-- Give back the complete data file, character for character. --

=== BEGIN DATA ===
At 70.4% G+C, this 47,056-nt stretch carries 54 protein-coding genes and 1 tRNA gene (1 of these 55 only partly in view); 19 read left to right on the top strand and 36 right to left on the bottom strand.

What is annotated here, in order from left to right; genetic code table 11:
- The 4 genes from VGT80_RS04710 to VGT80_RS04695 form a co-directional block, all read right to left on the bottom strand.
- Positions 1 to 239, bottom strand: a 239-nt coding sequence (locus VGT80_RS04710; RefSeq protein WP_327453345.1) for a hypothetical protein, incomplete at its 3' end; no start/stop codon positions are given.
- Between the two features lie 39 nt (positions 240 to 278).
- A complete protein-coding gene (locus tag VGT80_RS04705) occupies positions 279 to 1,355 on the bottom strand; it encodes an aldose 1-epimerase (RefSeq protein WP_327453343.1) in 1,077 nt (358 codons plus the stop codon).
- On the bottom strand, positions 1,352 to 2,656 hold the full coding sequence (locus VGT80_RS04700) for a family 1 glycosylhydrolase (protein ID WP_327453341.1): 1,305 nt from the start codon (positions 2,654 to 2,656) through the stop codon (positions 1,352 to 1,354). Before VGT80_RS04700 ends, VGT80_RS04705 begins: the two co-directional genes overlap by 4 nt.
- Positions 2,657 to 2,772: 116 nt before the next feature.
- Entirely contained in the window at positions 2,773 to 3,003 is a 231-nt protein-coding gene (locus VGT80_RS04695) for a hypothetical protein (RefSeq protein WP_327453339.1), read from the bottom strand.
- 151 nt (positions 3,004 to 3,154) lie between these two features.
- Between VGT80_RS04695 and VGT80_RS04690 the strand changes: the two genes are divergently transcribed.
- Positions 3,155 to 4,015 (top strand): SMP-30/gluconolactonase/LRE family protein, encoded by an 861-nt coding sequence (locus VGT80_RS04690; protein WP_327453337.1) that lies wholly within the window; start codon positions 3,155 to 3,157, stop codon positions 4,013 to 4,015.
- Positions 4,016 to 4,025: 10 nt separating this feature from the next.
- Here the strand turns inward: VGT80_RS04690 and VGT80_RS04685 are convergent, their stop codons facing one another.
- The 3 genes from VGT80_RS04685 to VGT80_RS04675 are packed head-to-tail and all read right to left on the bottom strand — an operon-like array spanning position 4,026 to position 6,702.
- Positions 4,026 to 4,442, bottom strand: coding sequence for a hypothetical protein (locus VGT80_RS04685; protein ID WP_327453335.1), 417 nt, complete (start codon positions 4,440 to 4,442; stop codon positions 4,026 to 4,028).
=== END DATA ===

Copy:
At 70.4% G+C, this 47,056-nt stretch carries 54 protein-coding genes and 1 tRNA gene (1 of these 55 only partly in view); 19 read left to right on the top strand and 36 right to left on the bottom strand.

What is annotated here, in order from left to right; genetic code table 11:
- The 4 genes from VGT80_RS04710 to VGT80_RS04695 form a co-directional block, all read right to left on the bottom strand.
- Positions 1 to 239, bottom strand: a 239-nt coding sequence (locus VGT80_RS04710; RefSeq protein WP_327453345.1) for a hypothetical protein, incomplete at its 3' end; no start/stop codon positions are given.
- Between the two features lie 39 nt (positions 240 to 278).
- A complete protein-coding gene (locus tag VGT80_RS04705) occupies positions 279 to 1,355 on the bottom strand; it encodes an aldose 1-epimerase (RefSeq protein WP_327453343.1) in 1,077 nt (358 codons plus the stop codon).
- On the bottom strand, positions 1,352 to 2,656 hold the full coding sequence (locus VGT80_RS04700) for a family 1 glycosylhydrolase (protein ID WP_327453341.1): 1,305 nt from the start codon (positions 2,654 to 2,656) through the stop codon (positions 1,352 to 1,354). Before VGT80_RS04700 ends, VGT80_RS04705 begins: the two co-directional genes overlap by 4 nt.
- Positions 2,657 to 2,772: 116 nt before the next feature.
- Entirely contained in the window at positions 2,773 to 3,003 is a 231-nt protein-coding gene (locus VGT80_RS04695) for a hypothetical protein (RefSeq protein WP_327453339.1), read from the bottom strand.
- 151 nt (positions 3,004 to 3,154) lie between these two features.
- Between VGT80_RS04695 and VGT80_RS04690 the strand changes: the two genes are divergently transcribed.
- Positions 3,155 to 4,015 (top strand): SMP-30/gluconolactonase/LRE family protein, encoded by an 861-nt coding sequence (locus VGT80_RS04690; protein WP_327453337.1) that lies wholly within the window; start codon positions 3,155 to 3,157, stop codon positions 4,013 to 4,015.
- Positions 4,016 to 4,025: 10 nt separating this feature from the next.
- Here the strand turns inward: VGT80_RS04690 and VGT80_RS04685 are convergent, their stop codons facing one another.
- The 3 genes from VGT80_RS04685 to VGT80_RS04675 are packed head-to-tail and all read right to left on the bottom strand — an operon-like array spanning position 4,026 to position 6,702.
- Positions 4,026 to 4,442, bottom strand: coding sequence for a hypothetical protein (locus VGT80_RS04685; protein ID WP_327453335.1), 417 nt, complete (start codon positions 4,440 to 4,442; stop codon positions 4,026 to 4,028).